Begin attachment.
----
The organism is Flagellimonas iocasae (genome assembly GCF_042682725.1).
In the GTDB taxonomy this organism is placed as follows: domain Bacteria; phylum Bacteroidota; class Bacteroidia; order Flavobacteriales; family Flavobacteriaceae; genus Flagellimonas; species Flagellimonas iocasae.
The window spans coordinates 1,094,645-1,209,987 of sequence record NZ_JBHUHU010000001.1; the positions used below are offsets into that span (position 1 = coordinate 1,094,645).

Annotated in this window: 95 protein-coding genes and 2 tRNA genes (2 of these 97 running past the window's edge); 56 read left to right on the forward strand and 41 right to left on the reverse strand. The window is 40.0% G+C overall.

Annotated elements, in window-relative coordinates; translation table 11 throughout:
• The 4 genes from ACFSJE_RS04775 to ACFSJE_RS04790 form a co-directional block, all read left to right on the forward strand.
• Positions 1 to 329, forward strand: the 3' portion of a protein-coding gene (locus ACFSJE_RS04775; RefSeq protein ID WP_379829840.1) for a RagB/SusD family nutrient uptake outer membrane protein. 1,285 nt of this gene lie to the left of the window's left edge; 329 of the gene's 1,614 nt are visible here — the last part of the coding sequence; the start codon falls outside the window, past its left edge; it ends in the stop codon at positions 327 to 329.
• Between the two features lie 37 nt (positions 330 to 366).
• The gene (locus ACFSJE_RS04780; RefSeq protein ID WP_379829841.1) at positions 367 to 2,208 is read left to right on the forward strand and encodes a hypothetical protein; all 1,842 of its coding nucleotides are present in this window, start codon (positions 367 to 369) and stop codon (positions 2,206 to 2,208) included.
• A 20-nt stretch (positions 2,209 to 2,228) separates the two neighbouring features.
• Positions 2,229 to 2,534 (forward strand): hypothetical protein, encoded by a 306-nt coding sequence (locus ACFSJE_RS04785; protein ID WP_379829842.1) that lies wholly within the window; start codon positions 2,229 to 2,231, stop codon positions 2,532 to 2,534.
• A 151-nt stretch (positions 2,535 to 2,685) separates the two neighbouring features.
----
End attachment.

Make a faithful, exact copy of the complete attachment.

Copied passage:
The organism is Flagellimonas iocasae (genome assembly GCF_042682725.1).
In the GTDB taxonomy this organism is placed as follows: domain Bacteria; phylum Bacteroidota; class Bacteroidia; order Flavobacteriales; family Flavobacteriaceae; genus Flagellimonas; species Flagellimonas iocasae.
The window spans coordinates 1,094,645-1,209,987 of sequence record NZ_JBHUHU010000001.1; the positions used below are offsets into that span (position 1 = coordinate 1,094,645).

Annotated in this window: 95 protein-coding genes and 2 tRNA genes (2 of these 97 running past the window's edge); 56 read left to right on the forward strand and 41 right to left on the reverse strand. The window is 40.0% G+C overall.

Annotated elements, in window-relative coordinates; translation table 11 throughout:
• The 4 genes from ACFSJE_RS04775 to ACFSJE_RS04790 form a co-directional block, all read left to right on the forward strand.
• Positions 1 to 329, forward strand: the 3' portion of a protein-coding gene (locus ACFSJE_RS04775; RefSeq protein ID WP_379829840.1) for a RagB/SusD family nutrient uptake outer membrane protein. 1,285 nt of this gene lie to the left of the window's left edge; 329 of the gene's 1,614 nt are visible here — the last part of the coding sequence; the start codon falls outside the window, past its left edge; it ends in the stop codon at positions 327 to 329.
• Between the two features lie 37 nt (positions 330 to 366).
• The gene (locus ACFSJE_RS04780; RefSeq protein ID WP_379829841.1) at positions 367 to 2,208 is read left to right on the forward strand and encodes a hypothetical protein; all 1,842 of its coding nucleotides are present in this window, start codon (positions 367 to 369) and stop codon (positions 2,206 to 2,208) included.
• A 20-nt stretch (positions 2,209 to 2,228) separates the two neighbouring features.
• Positions 2,229 to 2,534 (forward strand): hypothetical protein, encoded by a 306-nt coding sequence (locus ACFSJE_RS04785; protein ID WP_379829842.1) that lies wholly within the window; start codon positions 2,229 to 2,231, stop codon positions 2,532 to 2,534.
• A 151-nt stretch (positions 2,535 to 2,685) separates the two neighbouring features.